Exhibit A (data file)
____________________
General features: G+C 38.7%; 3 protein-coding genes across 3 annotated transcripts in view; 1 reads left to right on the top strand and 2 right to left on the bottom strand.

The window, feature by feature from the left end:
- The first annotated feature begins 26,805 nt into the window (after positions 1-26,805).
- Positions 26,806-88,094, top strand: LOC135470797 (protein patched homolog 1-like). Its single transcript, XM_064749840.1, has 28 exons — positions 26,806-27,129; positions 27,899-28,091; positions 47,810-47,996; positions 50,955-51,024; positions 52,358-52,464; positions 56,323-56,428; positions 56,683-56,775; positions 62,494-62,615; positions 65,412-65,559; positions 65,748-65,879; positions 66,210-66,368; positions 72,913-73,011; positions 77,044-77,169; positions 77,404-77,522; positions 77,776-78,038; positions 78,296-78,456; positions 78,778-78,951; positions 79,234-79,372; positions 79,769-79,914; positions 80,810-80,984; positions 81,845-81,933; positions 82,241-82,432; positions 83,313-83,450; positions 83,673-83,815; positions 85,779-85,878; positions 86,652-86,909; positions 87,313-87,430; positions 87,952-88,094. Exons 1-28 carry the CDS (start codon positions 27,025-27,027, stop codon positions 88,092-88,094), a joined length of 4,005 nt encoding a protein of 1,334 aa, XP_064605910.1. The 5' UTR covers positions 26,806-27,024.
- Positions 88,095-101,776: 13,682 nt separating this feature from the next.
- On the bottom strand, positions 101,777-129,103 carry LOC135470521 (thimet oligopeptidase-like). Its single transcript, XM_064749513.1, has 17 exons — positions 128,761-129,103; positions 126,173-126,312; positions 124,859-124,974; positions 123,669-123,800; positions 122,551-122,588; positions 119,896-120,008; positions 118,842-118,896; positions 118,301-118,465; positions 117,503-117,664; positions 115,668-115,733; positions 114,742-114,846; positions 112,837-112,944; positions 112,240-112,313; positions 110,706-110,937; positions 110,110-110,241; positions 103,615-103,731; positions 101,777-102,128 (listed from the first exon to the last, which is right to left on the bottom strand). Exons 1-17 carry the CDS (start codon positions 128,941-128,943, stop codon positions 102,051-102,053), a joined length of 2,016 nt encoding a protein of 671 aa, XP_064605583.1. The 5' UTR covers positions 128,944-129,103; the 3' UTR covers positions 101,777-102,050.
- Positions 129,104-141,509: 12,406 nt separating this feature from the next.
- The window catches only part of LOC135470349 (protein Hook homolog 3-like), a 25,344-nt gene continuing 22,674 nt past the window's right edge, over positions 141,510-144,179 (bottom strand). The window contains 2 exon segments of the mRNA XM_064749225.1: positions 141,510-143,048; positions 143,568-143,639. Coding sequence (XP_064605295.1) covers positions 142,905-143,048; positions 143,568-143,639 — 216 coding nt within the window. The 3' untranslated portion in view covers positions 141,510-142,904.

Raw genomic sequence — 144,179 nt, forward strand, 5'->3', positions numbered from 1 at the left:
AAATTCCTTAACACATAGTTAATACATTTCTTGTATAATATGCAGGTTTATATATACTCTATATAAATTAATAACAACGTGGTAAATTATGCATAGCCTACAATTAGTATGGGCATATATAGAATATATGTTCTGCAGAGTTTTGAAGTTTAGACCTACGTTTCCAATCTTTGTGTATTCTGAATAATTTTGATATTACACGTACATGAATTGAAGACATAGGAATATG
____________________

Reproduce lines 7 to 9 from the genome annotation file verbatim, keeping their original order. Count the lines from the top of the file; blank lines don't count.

- Positions 129,104-141,509: 12,406 nt separating this feature from the next.
- The window catches only part of LOC135470349 (protein Hook homolog 3-like), a 25,344-nt gene continuing 22,674 nt past the window's right edge, over positions 141,510-144,179 (bottom strand). The window contains 2 exon segments of the mRNA XM_064749225.1: positions 141,510-143,048; positions 143,568-143,639. Coding sequence (XP_064605295.1) covers positions 142,905-143,048; positions 143,568-143,639 — 216 coding nt within the window. The 3' untranslated portion in view covers positions 141,510-142,904.

Raw genomic sequence — 144,179 nt, forward strand, 5'->3', positions numbered from 1 at the left: